So far, every group has had kind of this defining thing about their music. With Bit Brigade, the big thing is that one of their members sits at the front of the stage with an NES and plays games while the band provides the music. While this dude expertly speed-runs through various games (during MAGFest's performance it was Castlevania then Contra), the rest of the band plays various different stage themes, battle themes, and then of course the big boss theme according to what was going on on the screen. They have the timing nailed for all of these songs and, of course, nobody walked out of there unimpressed with the player's performance, and people were cheering along as he passed from stage to stage.
The Contra music they played at MAGFest was actually just released on Bandcamp on the first day of the show, and you could give it a listen here. They're more on the rocking side with electric guitars and such, but there is something to be said about being so familiar with the original music that they don't need to do anything to change it so much as enhance it -- make it more awesome. Honestly, I'm jealous of the dude playing the games -- he gets an amazing musical experience every time. Here's where you could buy some Bit Brigade swag, like tees and CDs if you like what you hear.
7) Video Game Orchestra
Another busy group in the world of video game music, VGO got their start in 2008 and they've been wrecking it since. Though their name would imply they should be a full orchestra with traditional instruments, they actually employ the use of electric guitars in typical rock band fashion for smaller performances. Here's a YouTube play list with actual videos from MAGFest you can see what you missed out on.
You could also follow VGO on Twitter.
8) Brentalfloss and The Cartridge Family
And now for something completely different. While, yes, there is some video games music cover stuff going on here, the big thing with these dudes (and their lead guitarist, a dudette) is comedy. Brentalfloss leads the band with his amusing lyrics about what it really means to play some of these games. He knows your pain. Our pain.
You know those "literal trailers" videos on YouTube? It's like that, except Brent provides true-to-life words to the games we played back in the day. What really sold me on their performance though, was their covers of Disney Afternoon cartoon themes to open and close their set. You can see videos of Brent's games music with lyrics here. I should also add that the female lead guitarist (her name is Amanda Lepre) is also an accomplished singer and performed the Metroid with Lyrics song since, you know, Samus.
9) The Megas
Do you consider yourself a big Mega Man fan? Much as was the case with Metroid earlier in this list, I need to inform you that you are definitely not as much of a fan of those games, or at least the music, as these guys are.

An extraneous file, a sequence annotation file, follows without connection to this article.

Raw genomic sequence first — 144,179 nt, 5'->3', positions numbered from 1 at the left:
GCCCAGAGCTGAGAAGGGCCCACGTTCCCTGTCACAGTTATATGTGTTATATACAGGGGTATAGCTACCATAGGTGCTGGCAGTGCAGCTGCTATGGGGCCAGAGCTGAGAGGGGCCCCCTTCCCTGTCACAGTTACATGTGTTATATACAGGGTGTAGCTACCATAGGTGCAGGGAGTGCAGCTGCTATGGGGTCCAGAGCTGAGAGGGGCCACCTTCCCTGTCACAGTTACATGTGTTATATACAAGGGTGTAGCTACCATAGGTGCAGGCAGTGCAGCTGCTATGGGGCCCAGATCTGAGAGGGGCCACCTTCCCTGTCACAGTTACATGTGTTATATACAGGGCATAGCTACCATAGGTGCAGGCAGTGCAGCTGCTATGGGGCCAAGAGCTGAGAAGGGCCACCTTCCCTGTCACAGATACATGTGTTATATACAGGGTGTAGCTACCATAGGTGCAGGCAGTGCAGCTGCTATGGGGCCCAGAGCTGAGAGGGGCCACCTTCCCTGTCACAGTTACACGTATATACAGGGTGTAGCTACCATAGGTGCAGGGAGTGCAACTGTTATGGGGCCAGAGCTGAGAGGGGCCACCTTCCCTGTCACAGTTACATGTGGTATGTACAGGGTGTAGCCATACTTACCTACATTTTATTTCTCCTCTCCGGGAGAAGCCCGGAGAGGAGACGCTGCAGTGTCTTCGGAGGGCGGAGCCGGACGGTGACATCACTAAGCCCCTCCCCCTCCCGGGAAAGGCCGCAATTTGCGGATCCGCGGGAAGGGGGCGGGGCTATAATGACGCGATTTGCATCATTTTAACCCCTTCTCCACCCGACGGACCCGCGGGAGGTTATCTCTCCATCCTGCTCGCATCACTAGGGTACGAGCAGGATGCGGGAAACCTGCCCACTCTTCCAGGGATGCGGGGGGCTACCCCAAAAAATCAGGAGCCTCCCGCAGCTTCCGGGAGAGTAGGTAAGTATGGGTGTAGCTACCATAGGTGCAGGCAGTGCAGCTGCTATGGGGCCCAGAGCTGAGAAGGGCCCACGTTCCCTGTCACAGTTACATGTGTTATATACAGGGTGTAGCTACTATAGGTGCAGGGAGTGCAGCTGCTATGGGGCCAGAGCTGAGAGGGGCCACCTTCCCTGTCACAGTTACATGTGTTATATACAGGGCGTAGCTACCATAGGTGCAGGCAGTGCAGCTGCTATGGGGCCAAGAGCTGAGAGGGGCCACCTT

The Megas own the themes from Mega Man by creating their own fresh rock arrangements inspired by the original music and adding lyrics to them as well. You can get a feel for their music on their official YouTube channel and of course, follow them on Twitter. Watching them live is a pleasure and they made their set fun for everyone.
10) Mega Ran
On the same vein with The Megas, there was one other performer present at MAGFest who is most definitely a bigger Mega Man fan than you, and that's Random (aka Mega Ran). His music speaks to people in more ways than that, though. He's all about being real and lays it all down in sick raps. I had the pleasure of catching him in action at the Jamspace, and can confirm he's just as charismatic, generous, and fun to be around in real life as he appears to be through his music.
You can check out his Bandcamp page for a huge selection of his work, which is all backed by bright beats to accompany his words - a fresh departure from the "other kind of rap" we hear on the radio. Hey, it's cool if you like that stuff. I do, too! I'm just saying, Random's stuff just makes me feel happy.
Phew! Once again, I need to emphasize that this list is by no means complete in terms of the awesome performers that showed up to MAGFest 11, whether to some official capacity or not. Besides the main stages and jam stages, there were also "free" stages for use by anyone who had something to play. There is no end to the talent you could catch at this show, and the folks I listed above are pretty much up there in popularity and visibility already. If you like this kind of stuff, you've probably heard about most, if not all of them.